The intervention had 3 components: 1) a booklet mailed to patients that reviewed CRC and CRC screening, followed by 2) a telephone counseling call during which the key educational messages in the booklet were reviewed and motivational interviewing was used to promote acceptance of CRC screening, and 3) for those accepting screening, counseling to address logistical barriers to screening and facilitation of scheduling colonoscopy or mailing an FOBT kit to the patient.
The study team and a health literacy consultant edited an educational booklet developed for a previous CRC screening study to make it more accessible to patients with lower reading levels and/or low health literacy. The booklet reviewed the nature, risk, and natural history of CRC and the role of polyps in the evolution of CRC. It included an illustrated guide to completing 3 CRC screening tests (FOBT, flexible sigmoidoscopy, and colonoscopy) and a comparison of the benefits and risks of each test. The book was translated into Spanish.
Counseling Protocol and Script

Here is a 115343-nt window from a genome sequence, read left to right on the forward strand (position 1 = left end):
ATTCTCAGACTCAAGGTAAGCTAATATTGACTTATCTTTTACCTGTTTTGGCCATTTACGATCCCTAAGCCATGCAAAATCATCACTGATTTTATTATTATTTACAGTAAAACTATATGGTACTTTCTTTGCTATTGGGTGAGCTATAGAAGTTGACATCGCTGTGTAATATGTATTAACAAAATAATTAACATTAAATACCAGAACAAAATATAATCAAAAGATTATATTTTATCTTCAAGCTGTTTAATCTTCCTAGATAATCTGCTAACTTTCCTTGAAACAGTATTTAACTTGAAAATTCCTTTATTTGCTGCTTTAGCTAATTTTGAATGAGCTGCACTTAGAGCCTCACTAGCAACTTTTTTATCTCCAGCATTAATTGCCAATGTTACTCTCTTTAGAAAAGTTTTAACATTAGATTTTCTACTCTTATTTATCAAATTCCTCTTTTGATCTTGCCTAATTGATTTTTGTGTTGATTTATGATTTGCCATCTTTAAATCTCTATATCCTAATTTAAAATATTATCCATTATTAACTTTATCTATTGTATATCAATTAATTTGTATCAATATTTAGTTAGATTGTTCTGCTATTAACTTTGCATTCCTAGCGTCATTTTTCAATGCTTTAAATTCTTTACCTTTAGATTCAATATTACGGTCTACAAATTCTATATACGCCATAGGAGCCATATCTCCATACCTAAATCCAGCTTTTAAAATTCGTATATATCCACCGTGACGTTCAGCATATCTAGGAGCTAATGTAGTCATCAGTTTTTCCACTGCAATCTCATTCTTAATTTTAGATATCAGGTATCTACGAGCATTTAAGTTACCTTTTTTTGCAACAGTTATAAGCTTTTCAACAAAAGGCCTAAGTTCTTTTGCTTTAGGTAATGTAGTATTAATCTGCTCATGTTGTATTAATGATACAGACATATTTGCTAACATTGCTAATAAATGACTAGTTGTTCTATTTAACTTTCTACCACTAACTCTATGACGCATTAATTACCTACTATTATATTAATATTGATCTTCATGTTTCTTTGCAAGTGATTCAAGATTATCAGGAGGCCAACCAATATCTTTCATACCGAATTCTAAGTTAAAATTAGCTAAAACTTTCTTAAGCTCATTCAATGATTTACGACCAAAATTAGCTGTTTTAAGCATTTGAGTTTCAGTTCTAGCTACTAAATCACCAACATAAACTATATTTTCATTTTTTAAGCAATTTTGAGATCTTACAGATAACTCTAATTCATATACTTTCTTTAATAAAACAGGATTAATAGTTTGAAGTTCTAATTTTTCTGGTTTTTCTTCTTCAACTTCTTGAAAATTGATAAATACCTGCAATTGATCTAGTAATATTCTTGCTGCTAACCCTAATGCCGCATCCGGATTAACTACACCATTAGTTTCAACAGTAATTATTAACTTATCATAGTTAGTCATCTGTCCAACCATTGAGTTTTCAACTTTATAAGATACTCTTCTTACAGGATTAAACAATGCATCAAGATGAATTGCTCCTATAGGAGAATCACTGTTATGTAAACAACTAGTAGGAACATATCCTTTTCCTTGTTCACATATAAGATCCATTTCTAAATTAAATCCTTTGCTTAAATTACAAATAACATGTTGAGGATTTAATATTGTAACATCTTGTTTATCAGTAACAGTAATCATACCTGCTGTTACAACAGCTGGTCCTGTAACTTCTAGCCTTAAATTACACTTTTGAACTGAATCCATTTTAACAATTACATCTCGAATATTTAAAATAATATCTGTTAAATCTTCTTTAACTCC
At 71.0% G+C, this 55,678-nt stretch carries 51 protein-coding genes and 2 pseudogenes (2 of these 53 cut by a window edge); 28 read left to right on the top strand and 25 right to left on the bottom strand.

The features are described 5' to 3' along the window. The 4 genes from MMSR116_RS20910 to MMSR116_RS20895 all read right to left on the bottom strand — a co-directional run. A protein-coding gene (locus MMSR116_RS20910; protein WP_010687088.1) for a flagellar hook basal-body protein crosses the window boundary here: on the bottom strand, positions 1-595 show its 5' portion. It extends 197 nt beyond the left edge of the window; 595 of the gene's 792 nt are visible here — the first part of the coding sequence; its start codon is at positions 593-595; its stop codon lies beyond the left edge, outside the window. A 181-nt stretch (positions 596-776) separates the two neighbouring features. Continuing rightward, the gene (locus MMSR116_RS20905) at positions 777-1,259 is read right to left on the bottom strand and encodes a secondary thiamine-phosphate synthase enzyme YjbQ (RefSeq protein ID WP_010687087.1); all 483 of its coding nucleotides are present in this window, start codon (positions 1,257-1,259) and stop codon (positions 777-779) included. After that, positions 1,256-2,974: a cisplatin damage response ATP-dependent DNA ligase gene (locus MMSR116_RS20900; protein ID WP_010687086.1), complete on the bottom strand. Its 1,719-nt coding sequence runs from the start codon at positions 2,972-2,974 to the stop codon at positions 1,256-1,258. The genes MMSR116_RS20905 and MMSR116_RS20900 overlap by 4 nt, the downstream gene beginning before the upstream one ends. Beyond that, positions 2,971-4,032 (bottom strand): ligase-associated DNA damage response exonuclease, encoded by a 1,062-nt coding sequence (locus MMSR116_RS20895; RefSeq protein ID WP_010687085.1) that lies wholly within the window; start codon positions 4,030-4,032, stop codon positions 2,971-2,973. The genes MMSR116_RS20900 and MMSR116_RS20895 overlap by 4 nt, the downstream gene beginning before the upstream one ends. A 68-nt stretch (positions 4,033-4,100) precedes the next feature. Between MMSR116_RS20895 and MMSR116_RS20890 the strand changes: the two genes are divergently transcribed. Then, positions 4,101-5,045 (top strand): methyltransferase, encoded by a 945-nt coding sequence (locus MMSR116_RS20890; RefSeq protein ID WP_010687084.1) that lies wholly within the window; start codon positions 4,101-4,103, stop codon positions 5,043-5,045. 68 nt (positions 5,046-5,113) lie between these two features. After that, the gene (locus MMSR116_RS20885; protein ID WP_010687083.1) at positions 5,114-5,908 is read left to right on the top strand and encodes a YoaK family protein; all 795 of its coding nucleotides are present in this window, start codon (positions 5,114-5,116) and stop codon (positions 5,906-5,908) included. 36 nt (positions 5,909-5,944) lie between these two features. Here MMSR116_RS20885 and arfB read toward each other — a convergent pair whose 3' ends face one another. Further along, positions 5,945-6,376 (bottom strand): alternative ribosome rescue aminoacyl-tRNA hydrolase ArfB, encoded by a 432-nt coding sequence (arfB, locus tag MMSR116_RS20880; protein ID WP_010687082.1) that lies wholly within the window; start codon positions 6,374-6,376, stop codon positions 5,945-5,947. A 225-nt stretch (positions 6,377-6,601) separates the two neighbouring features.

The counseling protocol and script were informed by the Precaution Adoption Process Model (PAPM)17 and by motivational interviewing methods and drew on a protocol and script previously developed by Costanza and colleagues. 18 The PAPM, like other stage-based theories of behavior change (eg, the Transtheoretical Model19), has roots in social learning theory and the health belief model. The PAPM predicts that counseling tailored to a subject’s stage of adoption of a preventive measure will be more effective than nontailored counseling. The PAPM stages that we used to tailor the protocol and script are: 1) unaware (never heard of CRC risk or CRC screening), 2) unengaged (aware, not appreciative of the personal relevance of screening), 3) undecided on screening, 4) decided no, 5) decided yes (planning).